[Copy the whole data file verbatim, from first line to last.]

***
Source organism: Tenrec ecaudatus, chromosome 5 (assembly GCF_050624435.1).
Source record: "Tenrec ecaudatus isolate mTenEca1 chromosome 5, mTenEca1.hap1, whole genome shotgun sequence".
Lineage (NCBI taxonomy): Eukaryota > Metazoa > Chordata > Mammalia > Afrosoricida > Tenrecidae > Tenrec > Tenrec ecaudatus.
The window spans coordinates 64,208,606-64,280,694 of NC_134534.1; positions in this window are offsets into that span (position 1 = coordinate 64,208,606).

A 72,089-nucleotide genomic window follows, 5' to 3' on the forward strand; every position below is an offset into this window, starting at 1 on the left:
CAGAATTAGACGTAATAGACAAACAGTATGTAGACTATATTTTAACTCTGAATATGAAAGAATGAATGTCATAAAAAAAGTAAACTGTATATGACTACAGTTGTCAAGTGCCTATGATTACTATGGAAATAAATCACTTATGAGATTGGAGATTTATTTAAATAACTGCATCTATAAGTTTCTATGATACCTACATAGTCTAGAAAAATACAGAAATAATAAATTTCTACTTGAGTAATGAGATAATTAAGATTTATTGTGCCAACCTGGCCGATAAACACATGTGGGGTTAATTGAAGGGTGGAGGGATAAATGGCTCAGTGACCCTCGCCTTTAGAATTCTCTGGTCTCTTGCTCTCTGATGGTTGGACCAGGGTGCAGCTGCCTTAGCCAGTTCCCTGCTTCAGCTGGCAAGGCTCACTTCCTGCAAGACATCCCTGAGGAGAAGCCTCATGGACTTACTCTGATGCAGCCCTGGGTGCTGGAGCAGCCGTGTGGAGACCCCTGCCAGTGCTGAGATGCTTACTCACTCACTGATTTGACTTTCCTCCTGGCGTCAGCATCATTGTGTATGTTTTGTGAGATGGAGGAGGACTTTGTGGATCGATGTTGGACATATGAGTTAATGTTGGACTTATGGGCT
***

Source organism: Tenrec ecaudatus, chromosome 5 (assembly GCF_050624435.1).
Source record: "Tenrec ecaudatus isolate mTenEca1 chromosome 5, mTenEca1.hap1, whole genome shotgun sequence".
Lineage (NCBI taxonomy): Eukaryota > Metazoa > Chordata > Mammalia > Afrosoricida > Tenrecidae > Tenrec > Tenrec ecaudatus.
The window spans coordinates 64,208,606-64,280,694 of NC_134534.1; positions in this window are offsets into that span (position 1 = coordinate 64,208,606).

A 72,089-nucleotide genomic window follows, 5' to 3' on the forward strand; every position below is an offset into this window, starting at 1 on the left:
CAGAATTAGACGTAATAGACAAACAGTATGTAGACTATATTTTAACTCTGAATATGAAAGAATGAATGTCATAAAAAAAGTAAACTGTATATGACTACAGTTGTCAAGTGCCTATGATTACTATGGAAATAAATCACTTATGAGATTGGAGATTTATTTAAATAACTGCATCTATAAGTTTCTATGATACCTACATAGTCTAGAAAAATACAGAAATAATAAATTTCTACTTGAGTAATGAGATAATTAAGATTTATTGTGCCAACCTGGCCGATAAACACATGTGGGGTTAATTGAAGGGTGGAGGGATAAATGGCTCAGTGACCCTCGCCTTTAGAATTCTCTGGTCTCTTGCTCTCTGATGGTTGGACCAGGGTGCAGCTGCCTTAGCCAGTTCCCTGCTTCAGCTGGCAAGGCTCACTTCCTGCAAGACATCCCTGAGGAGAAGCCTCATGGACTTACTCTGATGCAGCCCTGGGTGCTGGAGCAGCCGTGTGGAGACCCCTGCCAGTGCTGAGATGCTTACTCACTCACTGATTTGACTTTCCTCCTGGCGTCAGCATCATTGTGTATGTTTTGTGAGATGGAGGAGGACTTTGTGGATCGATGTTGGACATATGAGTTAATGTTGGACTTATGGGCT